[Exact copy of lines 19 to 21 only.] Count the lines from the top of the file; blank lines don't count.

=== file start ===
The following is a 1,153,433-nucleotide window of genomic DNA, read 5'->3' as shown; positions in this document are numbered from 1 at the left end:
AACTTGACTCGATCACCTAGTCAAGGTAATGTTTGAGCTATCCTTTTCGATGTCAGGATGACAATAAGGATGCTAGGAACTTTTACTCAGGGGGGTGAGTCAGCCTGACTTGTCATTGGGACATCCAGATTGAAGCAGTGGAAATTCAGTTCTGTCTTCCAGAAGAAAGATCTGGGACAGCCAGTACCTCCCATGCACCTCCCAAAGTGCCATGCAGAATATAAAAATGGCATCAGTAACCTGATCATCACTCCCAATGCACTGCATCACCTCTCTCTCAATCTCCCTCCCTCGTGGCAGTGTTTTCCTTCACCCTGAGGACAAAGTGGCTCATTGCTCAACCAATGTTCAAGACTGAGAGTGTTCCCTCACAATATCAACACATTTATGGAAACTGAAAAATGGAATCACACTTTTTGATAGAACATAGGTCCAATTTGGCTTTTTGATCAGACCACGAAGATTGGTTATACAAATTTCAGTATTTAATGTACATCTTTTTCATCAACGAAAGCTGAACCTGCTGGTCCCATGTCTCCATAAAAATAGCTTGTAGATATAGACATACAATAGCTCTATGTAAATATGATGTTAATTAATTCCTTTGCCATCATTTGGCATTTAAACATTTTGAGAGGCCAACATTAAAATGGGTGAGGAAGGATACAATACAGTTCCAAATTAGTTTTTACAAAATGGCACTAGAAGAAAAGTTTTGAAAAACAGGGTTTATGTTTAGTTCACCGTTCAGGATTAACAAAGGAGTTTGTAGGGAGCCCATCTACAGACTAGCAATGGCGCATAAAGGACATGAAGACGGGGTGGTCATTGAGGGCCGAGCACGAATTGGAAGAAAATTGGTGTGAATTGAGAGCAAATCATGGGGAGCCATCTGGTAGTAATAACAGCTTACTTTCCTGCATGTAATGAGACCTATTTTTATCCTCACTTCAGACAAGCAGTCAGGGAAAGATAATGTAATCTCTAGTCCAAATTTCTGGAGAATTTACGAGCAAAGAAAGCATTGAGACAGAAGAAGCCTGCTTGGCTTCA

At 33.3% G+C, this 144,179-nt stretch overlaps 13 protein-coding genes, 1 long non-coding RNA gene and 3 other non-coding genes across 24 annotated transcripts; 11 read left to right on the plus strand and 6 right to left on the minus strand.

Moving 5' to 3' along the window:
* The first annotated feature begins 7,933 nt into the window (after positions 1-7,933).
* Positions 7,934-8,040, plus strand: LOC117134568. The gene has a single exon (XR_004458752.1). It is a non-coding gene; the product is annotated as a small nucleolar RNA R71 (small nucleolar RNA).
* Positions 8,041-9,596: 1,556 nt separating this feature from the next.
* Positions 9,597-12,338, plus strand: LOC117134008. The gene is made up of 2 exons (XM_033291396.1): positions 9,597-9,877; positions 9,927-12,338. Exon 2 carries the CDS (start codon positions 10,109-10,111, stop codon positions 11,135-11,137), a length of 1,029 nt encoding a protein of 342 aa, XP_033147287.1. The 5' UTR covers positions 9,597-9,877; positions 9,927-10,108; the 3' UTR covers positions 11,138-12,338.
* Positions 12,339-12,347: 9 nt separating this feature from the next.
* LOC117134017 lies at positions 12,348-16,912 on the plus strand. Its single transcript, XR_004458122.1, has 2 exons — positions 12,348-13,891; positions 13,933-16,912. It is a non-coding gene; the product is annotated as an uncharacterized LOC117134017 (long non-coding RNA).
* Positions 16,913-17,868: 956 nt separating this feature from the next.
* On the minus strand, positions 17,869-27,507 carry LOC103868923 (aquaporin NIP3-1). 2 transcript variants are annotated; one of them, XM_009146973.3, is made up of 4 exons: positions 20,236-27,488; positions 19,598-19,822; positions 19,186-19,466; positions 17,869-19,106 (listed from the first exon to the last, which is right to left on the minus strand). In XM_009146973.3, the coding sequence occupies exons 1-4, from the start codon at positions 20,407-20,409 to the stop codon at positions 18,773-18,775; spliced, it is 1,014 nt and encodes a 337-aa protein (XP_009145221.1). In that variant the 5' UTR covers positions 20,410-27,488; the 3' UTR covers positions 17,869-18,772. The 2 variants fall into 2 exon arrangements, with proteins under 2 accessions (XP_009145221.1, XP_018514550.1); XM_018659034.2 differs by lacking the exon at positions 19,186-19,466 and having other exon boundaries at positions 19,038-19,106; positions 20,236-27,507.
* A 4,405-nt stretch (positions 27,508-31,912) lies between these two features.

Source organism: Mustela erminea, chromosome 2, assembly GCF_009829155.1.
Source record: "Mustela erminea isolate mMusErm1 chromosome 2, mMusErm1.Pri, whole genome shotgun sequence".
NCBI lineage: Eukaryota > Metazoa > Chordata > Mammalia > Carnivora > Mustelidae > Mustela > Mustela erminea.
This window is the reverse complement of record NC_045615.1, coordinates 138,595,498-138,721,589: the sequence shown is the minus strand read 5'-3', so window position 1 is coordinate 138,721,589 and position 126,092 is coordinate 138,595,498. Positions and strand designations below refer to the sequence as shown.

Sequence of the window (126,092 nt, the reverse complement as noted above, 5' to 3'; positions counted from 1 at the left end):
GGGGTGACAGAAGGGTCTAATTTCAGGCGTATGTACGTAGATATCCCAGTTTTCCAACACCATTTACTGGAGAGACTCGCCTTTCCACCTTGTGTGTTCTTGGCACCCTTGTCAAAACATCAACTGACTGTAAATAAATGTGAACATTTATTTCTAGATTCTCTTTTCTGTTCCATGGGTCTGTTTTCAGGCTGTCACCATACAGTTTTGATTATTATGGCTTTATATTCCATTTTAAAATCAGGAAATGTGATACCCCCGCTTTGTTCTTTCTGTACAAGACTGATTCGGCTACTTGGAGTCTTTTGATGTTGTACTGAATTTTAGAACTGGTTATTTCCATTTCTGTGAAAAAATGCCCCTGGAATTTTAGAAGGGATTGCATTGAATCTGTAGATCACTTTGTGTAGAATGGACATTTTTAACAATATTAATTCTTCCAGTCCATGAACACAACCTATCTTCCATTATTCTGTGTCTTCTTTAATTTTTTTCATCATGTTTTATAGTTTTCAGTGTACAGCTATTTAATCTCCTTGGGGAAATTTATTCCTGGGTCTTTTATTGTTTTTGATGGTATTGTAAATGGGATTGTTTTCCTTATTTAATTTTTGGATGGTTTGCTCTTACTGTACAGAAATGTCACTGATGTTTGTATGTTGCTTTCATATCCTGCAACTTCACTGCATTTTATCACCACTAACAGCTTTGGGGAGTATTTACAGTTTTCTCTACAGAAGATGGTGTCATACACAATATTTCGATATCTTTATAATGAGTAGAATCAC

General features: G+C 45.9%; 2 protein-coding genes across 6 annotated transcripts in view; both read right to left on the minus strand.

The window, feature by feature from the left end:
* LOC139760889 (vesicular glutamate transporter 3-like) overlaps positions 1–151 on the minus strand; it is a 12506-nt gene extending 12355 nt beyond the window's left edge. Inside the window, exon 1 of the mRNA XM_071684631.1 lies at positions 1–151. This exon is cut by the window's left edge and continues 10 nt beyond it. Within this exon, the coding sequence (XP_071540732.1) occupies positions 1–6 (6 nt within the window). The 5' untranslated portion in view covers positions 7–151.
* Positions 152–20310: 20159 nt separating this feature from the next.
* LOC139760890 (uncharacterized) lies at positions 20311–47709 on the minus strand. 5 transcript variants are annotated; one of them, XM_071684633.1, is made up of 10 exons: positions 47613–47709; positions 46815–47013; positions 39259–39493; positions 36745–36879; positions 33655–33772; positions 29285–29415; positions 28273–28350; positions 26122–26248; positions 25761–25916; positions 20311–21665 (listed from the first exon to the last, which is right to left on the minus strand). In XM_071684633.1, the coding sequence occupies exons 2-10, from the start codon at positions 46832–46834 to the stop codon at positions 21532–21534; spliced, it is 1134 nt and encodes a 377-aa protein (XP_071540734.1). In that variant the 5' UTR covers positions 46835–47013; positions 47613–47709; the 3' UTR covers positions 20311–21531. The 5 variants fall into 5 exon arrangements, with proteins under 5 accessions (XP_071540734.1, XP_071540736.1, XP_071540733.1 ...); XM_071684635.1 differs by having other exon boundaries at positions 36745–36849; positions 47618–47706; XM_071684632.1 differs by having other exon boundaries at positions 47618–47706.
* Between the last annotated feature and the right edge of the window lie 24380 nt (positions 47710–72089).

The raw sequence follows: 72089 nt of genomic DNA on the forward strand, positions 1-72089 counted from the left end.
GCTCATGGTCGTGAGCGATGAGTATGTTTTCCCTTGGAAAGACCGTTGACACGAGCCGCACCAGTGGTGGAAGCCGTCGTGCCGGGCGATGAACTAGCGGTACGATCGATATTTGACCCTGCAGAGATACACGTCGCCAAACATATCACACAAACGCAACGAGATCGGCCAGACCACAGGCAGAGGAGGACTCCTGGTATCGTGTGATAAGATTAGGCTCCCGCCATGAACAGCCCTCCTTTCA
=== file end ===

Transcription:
GGGGTGACAGAAGGGTCTAATTTCAGGCGTATGTACGTAGATATCCCAGTTTTCCAACACCATTTACTGGAGAGACTCGCCTTTCCACCTTGTGTGTTCTTGGCACCCTTGTCAAAACATCAACTGACTGTAAATAAATGTGAACATTTATTTCTAGATTCTCTTTTCTGTTCCATGGGTCTGTTTTCAGGCTGTCACCATACAGTTTTGATTATTATGGCTTTATATTCCATTTTAAAATCAGGAAATGTGATACCCCCGCTTTGTTCTTTCTGTACAAGACTGATTCGGCTACTTGGAGTCTTTTGATGTTGTACTGAATTTTAGAACTGGTTATTTCCATTTCTGTGAAAAAATGCCCCTGGAATTTTAGAAGGGATTGCATTGAATCTGTAGATCACTTTGTGTAGAATGGACATTTTTAACAATATTAATTCTTCCAGTCCATGAACACAACCTATCTTCCATTATTCTGTGTCTTCTTTAATTTTTTTCATCATGTTTTATAGTTTTCAGTGTACAGCTATTTAATCTCCTTGGGGAAATTTATTCCTGGGTCTTTTATTGTTTTTGATGGTATTGTAAATGGGATTGTTTTCCTTATTTAATTTTTGGATGGTTTGCTCTTACTGTACAGAAATGTCACTGATGTTTGTATGTTGCTTTCATATCCTGCAACTTCACTGCATTTTATCACCACTAACAGCTTTGGGGAGTATTTACAGTTTTCTCTACAGAAGATGGTGTCATACACAATATTTCGATATCTTTATAATGAGTAGAATCAC

General features: G+C 45.9%; 2 protein-coding genes across 6 annotated transcripts in view; both read right to left on the minus strand.

The window, feature by feature from the left end: